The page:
The Searcy City Council passed an advertising and promotion tax during spring break, which starting this summer, will add 3 percent to the current sales tax at hotels and a 1 percent increase on “prepared food.”
The Arkansas Department of Finance and Administration defines “prepared food” as food in which the seller heated the food, combined two or more ingredients to make the food or provided plates, cups or utensils with the food.
City Council Member Mary Ann Arnett said the tax will be a good thing for the city of Searcy.
“This will only help Searcy,” Arnett said. “It could generate millions of dollars for things like parks and recreation.”
This is not the first time the tax has been up for vote. Arnett said the council attempted to get the tax passed in 2009, but it failed.
“It [was] always an issue because people do not want to pay taxes,” Arnett said.
The revenue from this tax will be used to promote the city of Searcy and encourage growth, development and improvement, according to Arnett, who said she believes the people are now ready for it because of the excitement around the Small Business Revolution.
Heritage Inn Manager David Hall said, regardless of being on campus, they will be just as affected as any other hotel in Searcy.
For example, if a hotel charges $80 per night, the advertising and promotion tax would amount to $2.40.
“Like all hotels and lodging facilities in the city, the Heritage Inn will begin charging an extra 3 percent tax once the A & P tax goes into effect,” Hall said. “For all those visiting Harding University and Searcy … it simply means their stay will become slightly more expensive.”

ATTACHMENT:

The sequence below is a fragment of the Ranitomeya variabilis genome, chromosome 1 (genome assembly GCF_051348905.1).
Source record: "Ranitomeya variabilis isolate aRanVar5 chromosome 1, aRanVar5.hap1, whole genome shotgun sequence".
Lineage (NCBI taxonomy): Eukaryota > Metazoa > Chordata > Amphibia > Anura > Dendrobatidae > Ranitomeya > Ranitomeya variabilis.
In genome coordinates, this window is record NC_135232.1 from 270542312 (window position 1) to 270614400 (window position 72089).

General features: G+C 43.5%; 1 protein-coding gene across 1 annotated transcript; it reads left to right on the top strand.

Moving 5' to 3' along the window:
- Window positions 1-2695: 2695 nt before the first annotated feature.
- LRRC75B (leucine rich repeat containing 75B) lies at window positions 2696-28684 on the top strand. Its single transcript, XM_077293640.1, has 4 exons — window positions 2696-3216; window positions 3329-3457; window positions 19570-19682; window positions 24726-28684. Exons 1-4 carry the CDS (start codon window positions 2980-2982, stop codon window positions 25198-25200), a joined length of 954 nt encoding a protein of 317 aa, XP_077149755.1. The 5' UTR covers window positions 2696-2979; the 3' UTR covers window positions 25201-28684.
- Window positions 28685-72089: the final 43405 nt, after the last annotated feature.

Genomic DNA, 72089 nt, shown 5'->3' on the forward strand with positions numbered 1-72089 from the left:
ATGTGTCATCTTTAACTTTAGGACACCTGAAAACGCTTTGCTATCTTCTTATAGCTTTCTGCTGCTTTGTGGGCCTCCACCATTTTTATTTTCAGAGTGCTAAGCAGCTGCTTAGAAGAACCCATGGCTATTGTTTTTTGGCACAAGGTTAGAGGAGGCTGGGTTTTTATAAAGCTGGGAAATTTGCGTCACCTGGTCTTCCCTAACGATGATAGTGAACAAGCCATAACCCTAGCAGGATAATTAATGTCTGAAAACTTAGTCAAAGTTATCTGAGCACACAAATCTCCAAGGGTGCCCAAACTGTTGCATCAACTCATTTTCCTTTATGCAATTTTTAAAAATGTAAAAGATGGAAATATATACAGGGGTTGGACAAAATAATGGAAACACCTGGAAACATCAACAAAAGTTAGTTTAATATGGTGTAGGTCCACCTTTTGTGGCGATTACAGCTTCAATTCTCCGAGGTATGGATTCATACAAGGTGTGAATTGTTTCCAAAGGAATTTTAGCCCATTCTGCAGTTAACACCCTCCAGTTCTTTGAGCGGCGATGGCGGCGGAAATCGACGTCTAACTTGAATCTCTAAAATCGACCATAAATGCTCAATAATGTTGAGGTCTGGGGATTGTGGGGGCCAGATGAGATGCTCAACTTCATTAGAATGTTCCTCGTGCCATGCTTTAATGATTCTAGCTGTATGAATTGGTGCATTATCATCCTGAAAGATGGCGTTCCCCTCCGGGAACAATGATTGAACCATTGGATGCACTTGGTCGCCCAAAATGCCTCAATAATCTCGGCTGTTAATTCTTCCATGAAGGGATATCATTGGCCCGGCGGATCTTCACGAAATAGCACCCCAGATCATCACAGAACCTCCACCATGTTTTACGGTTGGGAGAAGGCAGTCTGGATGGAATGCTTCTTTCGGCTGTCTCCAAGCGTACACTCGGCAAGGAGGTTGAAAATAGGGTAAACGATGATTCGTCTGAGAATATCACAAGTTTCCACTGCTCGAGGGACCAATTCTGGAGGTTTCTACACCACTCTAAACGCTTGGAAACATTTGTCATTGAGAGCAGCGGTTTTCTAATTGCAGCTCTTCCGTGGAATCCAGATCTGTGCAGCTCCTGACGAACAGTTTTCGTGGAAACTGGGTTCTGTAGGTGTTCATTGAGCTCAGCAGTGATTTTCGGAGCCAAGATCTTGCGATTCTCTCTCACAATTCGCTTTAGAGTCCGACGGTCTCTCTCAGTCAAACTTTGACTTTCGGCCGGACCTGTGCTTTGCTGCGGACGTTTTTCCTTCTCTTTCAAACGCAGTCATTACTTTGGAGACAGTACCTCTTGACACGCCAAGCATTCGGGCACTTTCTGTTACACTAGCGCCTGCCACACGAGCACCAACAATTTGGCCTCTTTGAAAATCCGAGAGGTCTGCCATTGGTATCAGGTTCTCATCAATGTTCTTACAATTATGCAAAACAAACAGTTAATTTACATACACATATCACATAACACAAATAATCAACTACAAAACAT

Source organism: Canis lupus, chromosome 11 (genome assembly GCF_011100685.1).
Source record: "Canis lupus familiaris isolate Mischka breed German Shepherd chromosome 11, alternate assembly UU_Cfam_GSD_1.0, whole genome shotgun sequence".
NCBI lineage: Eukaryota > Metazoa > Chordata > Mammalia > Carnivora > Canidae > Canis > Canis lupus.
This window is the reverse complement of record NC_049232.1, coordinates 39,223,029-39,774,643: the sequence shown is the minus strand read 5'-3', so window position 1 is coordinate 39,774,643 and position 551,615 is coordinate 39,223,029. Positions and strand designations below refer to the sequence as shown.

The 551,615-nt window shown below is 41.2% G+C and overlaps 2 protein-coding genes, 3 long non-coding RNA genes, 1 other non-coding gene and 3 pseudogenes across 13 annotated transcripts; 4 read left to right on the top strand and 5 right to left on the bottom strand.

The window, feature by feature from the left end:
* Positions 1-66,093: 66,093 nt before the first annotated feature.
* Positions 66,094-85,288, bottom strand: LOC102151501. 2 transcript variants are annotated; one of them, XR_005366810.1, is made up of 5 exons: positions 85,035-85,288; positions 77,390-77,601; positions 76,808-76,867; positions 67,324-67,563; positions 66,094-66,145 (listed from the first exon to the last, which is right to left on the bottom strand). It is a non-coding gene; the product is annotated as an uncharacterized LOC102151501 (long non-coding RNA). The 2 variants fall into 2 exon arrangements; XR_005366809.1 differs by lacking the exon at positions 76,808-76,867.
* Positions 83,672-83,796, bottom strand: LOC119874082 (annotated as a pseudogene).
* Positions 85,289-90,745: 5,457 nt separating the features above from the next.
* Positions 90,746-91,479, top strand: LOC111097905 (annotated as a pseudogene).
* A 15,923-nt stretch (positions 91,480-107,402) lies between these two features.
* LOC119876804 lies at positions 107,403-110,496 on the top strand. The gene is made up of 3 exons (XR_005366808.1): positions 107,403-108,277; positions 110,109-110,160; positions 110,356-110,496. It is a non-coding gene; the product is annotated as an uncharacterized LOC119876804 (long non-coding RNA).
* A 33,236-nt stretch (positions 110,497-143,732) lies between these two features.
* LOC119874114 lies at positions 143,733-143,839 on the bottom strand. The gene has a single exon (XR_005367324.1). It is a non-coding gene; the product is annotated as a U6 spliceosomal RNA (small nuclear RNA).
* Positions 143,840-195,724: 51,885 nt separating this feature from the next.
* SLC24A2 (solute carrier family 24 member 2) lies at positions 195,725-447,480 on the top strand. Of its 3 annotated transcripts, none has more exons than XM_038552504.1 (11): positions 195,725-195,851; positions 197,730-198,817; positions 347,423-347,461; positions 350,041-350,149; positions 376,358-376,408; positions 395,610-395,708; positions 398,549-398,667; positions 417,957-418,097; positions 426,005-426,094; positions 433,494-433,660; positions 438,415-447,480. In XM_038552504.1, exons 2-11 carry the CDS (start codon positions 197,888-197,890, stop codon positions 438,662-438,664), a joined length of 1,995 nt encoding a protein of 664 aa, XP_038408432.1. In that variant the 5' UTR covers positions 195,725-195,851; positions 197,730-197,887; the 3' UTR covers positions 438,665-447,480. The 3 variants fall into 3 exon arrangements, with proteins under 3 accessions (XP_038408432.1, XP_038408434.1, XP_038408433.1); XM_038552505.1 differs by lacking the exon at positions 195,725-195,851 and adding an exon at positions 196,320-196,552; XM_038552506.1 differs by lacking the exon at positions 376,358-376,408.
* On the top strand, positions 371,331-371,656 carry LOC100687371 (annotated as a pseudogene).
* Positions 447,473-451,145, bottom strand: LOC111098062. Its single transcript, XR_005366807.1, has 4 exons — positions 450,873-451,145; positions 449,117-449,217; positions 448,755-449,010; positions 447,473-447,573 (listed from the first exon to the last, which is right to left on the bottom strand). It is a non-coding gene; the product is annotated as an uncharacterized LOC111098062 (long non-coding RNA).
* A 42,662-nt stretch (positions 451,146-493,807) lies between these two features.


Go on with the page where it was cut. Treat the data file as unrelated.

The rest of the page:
Hall said he does not see it being a problem with any hotel customers going forward because the tax is already in effect in nearby towns. It will become the new normal for Searcy as well.
Junior criminal justice major Houston Williams said he would not mind paying the extra tax money.
“I think it will be a good thing because Searcy is growing,” Williams said. “Since this tax is put toward advertising, it will potentially help the growth.”
Williams said he believes the tax is targeting Harding affiliates because they are a large portion of visitors who come to Searcy. Regardless of that factor, Williams remains unbothered by the tax.
“I think this is a small price to pay given the potential growth this can bring to not only Searcy, but Harding,” Williams said.
Despite all of the positive influence the tax could have, there are still citizens who are against it. Arnett said the naysayers of the tax already have it back on the ballot on April 13 to repeal the tax.
The tax should go into effect as of June 1, 2019 if not repealed.